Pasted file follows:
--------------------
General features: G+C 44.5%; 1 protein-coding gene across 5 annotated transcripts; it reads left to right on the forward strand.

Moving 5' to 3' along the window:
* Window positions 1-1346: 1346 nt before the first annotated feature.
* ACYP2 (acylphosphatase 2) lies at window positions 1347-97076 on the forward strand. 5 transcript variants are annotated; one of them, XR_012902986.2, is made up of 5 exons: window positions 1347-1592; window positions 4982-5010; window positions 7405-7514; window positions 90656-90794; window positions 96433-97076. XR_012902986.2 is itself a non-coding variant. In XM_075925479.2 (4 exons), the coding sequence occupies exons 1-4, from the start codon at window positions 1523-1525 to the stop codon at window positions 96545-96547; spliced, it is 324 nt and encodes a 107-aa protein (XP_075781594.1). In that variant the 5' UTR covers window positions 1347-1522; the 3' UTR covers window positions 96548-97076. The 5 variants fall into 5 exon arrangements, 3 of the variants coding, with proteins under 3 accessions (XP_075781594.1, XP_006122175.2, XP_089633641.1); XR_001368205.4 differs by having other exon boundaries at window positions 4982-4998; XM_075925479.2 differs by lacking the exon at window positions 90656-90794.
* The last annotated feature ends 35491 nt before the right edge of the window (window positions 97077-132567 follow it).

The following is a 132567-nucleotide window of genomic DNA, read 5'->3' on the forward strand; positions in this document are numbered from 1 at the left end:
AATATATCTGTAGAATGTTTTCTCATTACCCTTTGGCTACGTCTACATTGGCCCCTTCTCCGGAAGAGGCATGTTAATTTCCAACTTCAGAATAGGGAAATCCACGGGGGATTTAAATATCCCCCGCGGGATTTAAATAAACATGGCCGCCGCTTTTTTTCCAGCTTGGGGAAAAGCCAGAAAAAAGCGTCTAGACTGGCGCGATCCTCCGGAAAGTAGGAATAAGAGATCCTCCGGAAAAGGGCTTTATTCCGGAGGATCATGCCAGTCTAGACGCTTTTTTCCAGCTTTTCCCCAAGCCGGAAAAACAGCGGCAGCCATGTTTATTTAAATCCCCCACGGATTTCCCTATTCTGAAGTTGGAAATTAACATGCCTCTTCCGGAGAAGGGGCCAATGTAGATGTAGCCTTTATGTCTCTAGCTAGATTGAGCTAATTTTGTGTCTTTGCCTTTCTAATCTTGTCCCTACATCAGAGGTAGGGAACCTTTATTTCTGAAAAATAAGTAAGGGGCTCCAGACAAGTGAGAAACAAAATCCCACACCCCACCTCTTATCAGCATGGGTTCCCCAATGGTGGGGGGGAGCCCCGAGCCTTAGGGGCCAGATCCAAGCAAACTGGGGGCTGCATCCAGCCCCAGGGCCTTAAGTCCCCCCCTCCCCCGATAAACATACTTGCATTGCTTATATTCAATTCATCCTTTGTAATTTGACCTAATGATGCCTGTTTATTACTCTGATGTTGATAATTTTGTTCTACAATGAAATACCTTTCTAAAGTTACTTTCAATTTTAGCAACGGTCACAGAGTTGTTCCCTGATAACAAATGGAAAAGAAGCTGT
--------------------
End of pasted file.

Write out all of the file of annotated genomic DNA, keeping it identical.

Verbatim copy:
General features: G+C 44.5%; 1 protein-coding gene across 5 annotated transcripts; it reads left to right on the forward strand.

Moving 5' to 3' along the window:
* Window positions 1-1346: 1346 nt before the first annotated feature.
* ACYP2 (acylphosphatase 2) lies at window positions 1347-97076 on the forward strand. 5 transcript variants are annotated; one of them, XR_012902986.2, is made up of 5 exons: window positions 1347-1592; window positions 4982-5010; window positions 7405-7514; window positions 90656-90794; window positions 96433-97076. XR_012902986.2 is itself a non-coding variant. In XM_075925479.2 (4 exons), the coding sequence occupies exons 1-4, from the start codon at window positions 1523-1525 to the stop codon at window positions 96545-96547; spliced, it is 324 nt and encodes a 107-aa protein (XP_075781594.1). In that variant the 5' UTR covers window positions 1347-1522; the 3' UTR covers window positions 96548-97076. The 5 variants fall into 5 exon arrangements, 3 of the variants coding, with proteins under 3 accessions (XP_075781594.1, XP_006122175.2, XP_089633641.1); XR_001368205.4 differs by having other exon boundaries at window positions 4982-4998; XM_075925479.2 differs by lacking the exon at window positions 90656-90794.
* The last annotated feature ends 35491 nt before the right edge of the window (window positions 97077-132567 follow it).

The following is a 132567-nucleotide window of genomic DNA, read 5'->3' on the forward strand; positions in this document are numbered from 1 at the left end:
AATATATCTGTAGAATGTTTTCTCATTACCCTTTGGCTACGTCTACATTGGCCCCTTCTCCGGAAGAGGCATGTTAATTTCCAACTTCAGAATAGGGAAATCCACGGGGGATTTAAATATCCCCCGCGGGATTTAAATAAACATGGCCGCCGCTTTTTTTCCAGCTTGGGGAAAAGCCAGAAAAAAGCGTCTAGACTGGCGCGATCCTCCGGAAAGTAGGAATAAGAGATCCTCCGGAAAAGGGCTTTATTCCGGAGGATCATGCCAGTCTAGACGCTTTTTTCCAGCTTTTCCCCAAGCCGGAAAAACAGCGGCAGCCATGTTTATTTAAATCCCCCACGGATTTCCCTATTCTGAAGTTGGAAATTAACATGCCTCTTCCGGAGAAGGGGCCAATGTAGATGTAGCCTTTATGTCTCTAGCTAGATTGAGCTAATTTTGTGTCTTTGCCTTTCTAATCTTGTCCCTACATCAGAGGTAGGGAACCTTTATTTCTGAAAAATAAGTAAGGGGCTCCAGACAAGTGAGAAACAAAATCCCACACCCCACCTCTTATCAGCATGGGTTCCCCAATGGTGGGGGGGAGCCCCGAGCCTTAGGGGCCAGATCCAAGCAAACTGGGGGCTGCATCCAGCCCCAGGGCCTTAAGTCCCCCCCTCCCCCGATAAACATACTTGCATTGCTTATATTCAATTCATCCTTTGTAATTTGACCTAATGATGCCTGTTTATTACTCTGATGTTGATAATTTTGTTCTACAATGAAATACCTTTCTAAAGTTACTTTCAATTTTAGCAACGGTCACAGAGTTGTTCCCTGATAACAAATGGAAAAGAAGCTGT